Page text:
Hungry for the Ramadan spirit
By Rahla Khan
Older people go on and on about how much “nicer” Ramadan was during their time…Every Ramadan as the years go by (and I get older) I tend to feel that something is missing. I can’t put my finger on it nor can I make a list… but indeed, it’s not the same. I don’t know whether it’s me or everyone else that’s different.
Most people my parents’ age would say that Ramadan is less “family-oriented than it used to be” and it seems to be the time where Arabic TV series and game shows dominate. One thing is for sure, the Ramadan spirit is not what it used to be, that I can say!’ – a commentator on waleg.com
A New York Times article on the commercialization of Ramadan summed up the sentiment nicely with the headline: “It’s beginning to look a lot like…” Certainly, the month of fasting, prayer and reflection has begun to feel quite like the month of indulgence, entertainment and self-absorption at the hands of advertisers, traders and broadcasters.
Thanks to the Fitrah (the sound innate disposition) upon which humanity has been created, the soul instinctively rebels and strives for purity even in the face of corrupting influences. In recent years, spontaneous online campaigns have been launched by youngsters on Facebook promoting a TV-free Ramadan (dubbed Fasting From TV). Jeddah-based Islamic speaker Ahmad Al-Shughairi popularized the ‘One Million Good Deeds’ endeavor, encouraging Muslims to seize the opportunities for good deeds throughout the month even if they are seemingly “trivial” – such as feeding the fasting poor, donating clothes and household goods or sponsoring medical treatment for the needy.
What emerges from the success of these campaigns – and similar ones around the world – is that the spirit of Ramadan is revived by self-reflection and taking oneself to account; focusing on fulfilling the rights of Allah, His Messenger and our fellow Muslims, instead of making our own self and its whims and desires the center of our universe.
The Prophet (peace be upon him), his Companions and the generations that followed them in Ihsaan (perfecting good deeds) and Ikhlaas (sincerity) brought the Ramadan spirit to life with their actions. Here’s how we can emulate them:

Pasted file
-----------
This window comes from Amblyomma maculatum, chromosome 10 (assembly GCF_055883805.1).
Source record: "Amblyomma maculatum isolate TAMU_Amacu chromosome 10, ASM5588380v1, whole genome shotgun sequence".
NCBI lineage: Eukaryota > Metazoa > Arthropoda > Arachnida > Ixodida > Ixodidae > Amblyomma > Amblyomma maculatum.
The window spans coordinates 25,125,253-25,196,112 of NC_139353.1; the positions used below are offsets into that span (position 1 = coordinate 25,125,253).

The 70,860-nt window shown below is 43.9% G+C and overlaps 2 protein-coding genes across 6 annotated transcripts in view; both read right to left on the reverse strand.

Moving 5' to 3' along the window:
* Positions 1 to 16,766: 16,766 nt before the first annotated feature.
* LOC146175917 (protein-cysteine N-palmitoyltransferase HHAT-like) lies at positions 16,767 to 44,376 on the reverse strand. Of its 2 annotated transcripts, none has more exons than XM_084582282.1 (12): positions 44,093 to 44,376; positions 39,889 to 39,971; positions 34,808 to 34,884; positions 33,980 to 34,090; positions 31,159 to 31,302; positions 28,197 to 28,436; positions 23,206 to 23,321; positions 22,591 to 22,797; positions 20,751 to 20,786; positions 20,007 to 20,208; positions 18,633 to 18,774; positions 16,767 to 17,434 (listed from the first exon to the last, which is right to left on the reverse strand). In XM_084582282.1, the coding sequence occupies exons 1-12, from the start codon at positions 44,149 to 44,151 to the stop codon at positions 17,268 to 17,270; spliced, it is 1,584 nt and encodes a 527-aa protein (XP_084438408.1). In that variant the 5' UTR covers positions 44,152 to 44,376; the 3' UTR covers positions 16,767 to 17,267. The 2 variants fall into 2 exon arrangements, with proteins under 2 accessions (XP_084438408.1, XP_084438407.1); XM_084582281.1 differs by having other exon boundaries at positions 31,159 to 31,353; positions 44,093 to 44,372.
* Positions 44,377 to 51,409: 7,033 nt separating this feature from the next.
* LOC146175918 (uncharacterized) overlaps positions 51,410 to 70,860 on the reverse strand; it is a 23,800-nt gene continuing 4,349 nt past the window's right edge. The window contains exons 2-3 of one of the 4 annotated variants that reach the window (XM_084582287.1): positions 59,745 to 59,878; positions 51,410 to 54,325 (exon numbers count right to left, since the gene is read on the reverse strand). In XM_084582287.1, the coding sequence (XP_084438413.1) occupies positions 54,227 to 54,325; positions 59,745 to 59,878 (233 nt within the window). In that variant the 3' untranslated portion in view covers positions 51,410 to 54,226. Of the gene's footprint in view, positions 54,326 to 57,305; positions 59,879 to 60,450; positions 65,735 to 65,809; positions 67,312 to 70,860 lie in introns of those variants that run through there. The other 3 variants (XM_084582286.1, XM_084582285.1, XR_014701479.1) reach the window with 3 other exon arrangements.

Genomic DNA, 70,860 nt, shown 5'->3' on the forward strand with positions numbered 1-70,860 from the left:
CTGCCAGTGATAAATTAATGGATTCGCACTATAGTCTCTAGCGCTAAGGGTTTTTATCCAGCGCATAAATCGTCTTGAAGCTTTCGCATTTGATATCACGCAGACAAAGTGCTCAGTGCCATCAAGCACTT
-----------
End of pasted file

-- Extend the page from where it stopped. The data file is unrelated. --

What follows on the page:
Most of us may not have the benefits of an Islamic education from our early childhood, and may still be in the process of learning about acts of worship and the correct manner of performing them.
The good news is that today, there are numerous means besides the traditional Halaqahs organized in Masjids and Islamic centers by which we can acquire authentic information: audio and video lectures, radio and TV discourses, and the internet by the scholars of Ahl-Al-Sunnah. It’s a good idea to utilize our time before the start of Ramadan in learning more about the importance of the month, the acts of worship that are considered most meritorious within it, and the best way to perform them by consulting people of knowledge.
Al-Hasan Al-Basri used to say, “Allah made the month of Ramadan a racetrack where His creatures compete in obeying Him to attain His Pleasure. Some people come first and thus have won; others lag behind and thus lose out. How amazing is the state of the runner who has cause to laugh on the day when the doers of good win and the doers of falsehood lose!”
Being eager to seize every opportunity for good deed
The righteous actions performed during a single month of Ramadan may raise a person’s rank beyond their own estimation, as is evident from the story narrated by the Companion Talhah Bin Ubaydullah (may Allah be pleased with him):
There were two men from the tribe of Baliyy who came to the Prophet (peace be upon him) and embraced Islam at the same time. One of them was more active in worship than the other, and it so happened that he was martyred in a battle and the other one lived for one more year. Talhah (may Allah be pleased with him) said, “I saw in my dream that I was at the gate of Paradise and the two men were standing there. Someone came out and gave permission to the man who lived for one more year to enter Paradise, then gave permission to the martyr. He then returned to me and told me to go back for permission had not been given to me yet.”
In the morning, Talhah (may Allah be pleased with him) related to the people what he saw and they were surprised to know this. When the news of this story reached the Prophet, (peace be upon him) said, “Why are you surprised?” They said, “O Messenger of Allah, the man who was martyred was more active in worship, but the other one entered Paradise before him.”
The Prophet (peace be upon him) said: “Did he not live for one more year?” They answered in the affirmative. “Did he not fast for one more Ramadan?” the Prophet, continued, “and prayed such-and-such number of prostrations in this year?” They answered in the affirmative. The Prophet (peace be upon him) said: “The difference between them is equal to the distance between the heavens and the earth.” (Ibn Hibban: Sahih)
Aiming high and going the extra mile
The Prophet (peace be upon him) said: “Allah sets free from Hell some people at every breaking of the fast, and this happens every night.” (Ibn Majah, Ahmad) Who among us would not desire to be one of these fortunate ones? The Companions of the Prophet used to step up their efforts with the advent of Ramadan – be it in their worship at night, completing the recitation of the Qur’an several times during the month, or even depriving themselves to give food in charity.
One of our righteous predecessors said, “Charity cannot be perfected except with three characteristics: hastening, considering it negligible in our own eyes, and concealing it.” Surely, this is also true of all acts of worship – may Allah accept whatever He guides us to, out of His Mercy. – SG